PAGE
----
**** Semester Project ****
Contact: Dr. Federico Angiolini, Senior Scientist, EPFL-IC-ISIM-LSI
Ultrasound imaging is widespread in diagnostics in all medical fields. Although the basic technology has been available for a long time, recent developments go in the direction of (i) 3D imaging (a 3D volume is acquired at every frame, instead of a customary 2D section), (ii) portable imagers. The first development enables the reconstruction of stunning images, which is specially useful in the context of obstetrics, where the fetus can be shown with clarity, and in cardiology, where valve operation and chamber volumes can be studied with much greater ease and precision. Unfortunately, 3D imaging requires massive computing resources, and today’s 3D machines, which are generally only available in hospitals, are expensive, bulky, and power-hungry, requiring several hundreds of watts. This conflicts with the second trend, which aims at small, portable, battery-operated imagers. These are conceived for widespread use both in medical cabinets and on-the-field (e.g. emergency rescue operations), where compactness, ease of use, and cordless operation are welcome improvements. Portable ultrasound imagers are on sale today, but they have limited image quality, and only 2D capabilities.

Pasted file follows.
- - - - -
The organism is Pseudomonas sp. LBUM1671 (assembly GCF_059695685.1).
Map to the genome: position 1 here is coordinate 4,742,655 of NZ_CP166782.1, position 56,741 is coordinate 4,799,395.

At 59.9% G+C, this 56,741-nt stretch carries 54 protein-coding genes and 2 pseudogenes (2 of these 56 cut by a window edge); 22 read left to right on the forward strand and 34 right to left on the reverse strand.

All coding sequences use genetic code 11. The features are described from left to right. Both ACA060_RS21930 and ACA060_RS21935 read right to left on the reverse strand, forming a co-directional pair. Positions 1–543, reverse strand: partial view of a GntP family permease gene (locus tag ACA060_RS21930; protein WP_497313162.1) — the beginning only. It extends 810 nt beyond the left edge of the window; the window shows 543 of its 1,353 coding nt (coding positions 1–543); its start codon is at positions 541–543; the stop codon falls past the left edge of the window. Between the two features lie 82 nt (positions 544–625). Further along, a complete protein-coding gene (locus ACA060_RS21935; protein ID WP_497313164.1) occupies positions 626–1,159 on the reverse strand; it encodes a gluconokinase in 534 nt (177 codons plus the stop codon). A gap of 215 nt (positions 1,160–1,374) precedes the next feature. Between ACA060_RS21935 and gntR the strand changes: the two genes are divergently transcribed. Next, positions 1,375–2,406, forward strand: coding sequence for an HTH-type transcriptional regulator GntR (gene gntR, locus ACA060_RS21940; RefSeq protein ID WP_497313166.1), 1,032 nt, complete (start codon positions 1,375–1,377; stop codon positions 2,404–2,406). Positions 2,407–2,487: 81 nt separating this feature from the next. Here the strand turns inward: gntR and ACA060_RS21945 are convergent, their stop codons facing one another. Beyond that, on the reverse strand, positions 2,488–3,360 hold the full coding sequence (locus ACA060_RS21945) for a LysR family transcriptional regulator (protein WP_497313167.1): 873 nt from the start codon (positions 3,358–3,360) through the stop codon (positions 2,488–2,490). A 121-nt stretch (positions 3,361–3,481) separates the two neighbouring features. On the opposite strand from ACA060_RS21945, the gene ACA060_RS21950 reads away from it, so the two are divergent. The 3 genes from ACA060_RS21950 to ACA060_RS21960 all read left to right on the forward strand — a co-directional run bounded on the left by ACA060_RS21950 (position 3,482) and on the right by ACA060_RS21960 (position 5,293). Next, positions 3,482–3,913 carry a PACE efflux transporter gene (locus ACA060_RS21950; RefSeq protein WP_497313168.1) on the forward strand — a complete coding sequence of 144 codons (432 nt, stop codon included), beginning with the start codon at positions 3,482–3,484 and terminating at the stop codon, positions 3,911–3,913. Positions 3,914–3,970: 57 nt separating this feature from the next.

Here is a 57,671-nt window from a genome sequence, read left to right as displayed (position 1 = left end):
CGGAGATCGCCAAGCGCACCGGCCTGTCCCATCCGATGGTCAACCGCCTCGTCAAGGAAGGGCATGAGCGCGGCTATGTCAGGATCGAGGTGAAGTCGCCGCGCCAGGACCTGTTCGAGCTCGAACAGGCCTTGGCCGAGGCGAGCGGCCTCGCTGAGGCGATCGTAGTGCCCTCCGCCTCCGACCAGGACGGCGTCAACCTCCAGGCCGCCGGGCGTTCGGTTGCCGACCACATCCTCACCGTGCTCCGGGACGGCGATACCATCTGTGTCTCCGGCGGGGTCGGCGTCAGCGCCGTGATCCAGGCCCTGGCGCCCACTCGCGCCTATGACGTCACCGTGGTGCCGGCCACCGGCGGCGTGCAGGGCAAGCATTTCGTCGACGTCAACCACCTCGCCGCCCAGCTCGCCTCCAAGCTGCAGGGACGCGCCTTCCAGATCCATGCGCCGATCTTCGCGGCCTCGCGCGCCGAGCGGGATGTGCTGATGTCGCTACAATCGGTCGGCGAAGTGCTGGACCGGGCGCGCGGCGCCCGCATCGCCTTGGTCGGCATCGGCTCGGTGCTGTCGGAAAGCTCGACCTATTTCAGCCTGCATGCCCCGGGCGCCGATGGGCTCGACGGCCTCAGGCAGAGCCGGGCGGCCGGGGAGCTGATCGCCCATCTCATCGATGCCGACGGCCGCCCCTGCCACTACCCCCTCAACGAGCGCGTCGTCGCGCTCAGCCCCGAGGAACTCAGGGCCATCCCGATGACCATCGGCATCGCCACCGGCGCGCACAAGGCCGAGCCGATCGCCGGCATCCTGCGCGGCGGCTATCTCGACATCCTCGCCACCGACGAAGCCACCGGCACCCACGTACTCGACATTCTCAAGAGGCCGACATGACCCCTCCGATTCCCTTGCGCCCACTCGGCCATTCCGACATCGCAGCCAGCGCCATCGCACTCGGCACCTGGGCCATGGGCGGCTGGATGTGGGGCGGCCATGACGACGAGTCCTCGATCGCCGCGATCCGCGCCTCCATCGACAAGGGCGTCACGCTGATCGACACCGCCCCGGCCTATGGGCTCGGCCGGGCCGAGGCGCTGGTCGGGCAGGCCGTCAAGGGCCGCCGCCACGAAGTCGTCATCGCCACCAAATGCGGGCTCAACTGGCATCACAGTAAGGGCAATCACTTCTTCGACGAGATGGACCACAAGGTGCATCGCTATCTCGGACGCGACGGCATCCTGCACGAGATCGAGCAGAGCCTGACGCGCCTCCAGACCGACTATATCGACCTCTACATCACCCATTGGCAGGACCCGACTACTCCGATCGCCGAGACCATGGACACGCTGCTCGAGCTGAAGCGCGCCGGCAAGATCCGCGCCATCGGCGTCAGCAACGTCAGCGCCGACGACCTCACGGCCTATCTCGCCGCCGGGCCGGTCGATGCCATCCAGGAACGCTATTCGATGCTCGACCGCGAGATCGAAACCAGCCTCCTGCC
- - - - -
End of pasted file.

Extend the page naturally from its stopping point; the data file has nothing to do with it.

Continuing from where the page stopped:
In this project, we try to improve the state of the art by designing an imager architecture that, while capable of tackling 3D imaging, can be fitted into one or few FPGAs. The overall goal is to demonstrate that a 3D imager can be made to work on a power budget compatible with battery operation.
- Getting familiar with the basic principles of ultrasound imaging.
- Expanding a pre-existing FPGA architecture, that encompasses the kernel of the ultrasound imaging algorithm, to add more capabilities. This includes a) Verilog design, b) cycle accurate simulation of the design, c) mapping onto an FPGA board.
- Exploring the scaling opportunities to fit the design, of course with varying capabilities, onto FPGAs of varying size.
The eligibility requirements for this project are:
- VLSI design background
- Familiarity with HDL languages (VHDL or Verilog)
- Basic knowledge of FPGA architectures and flows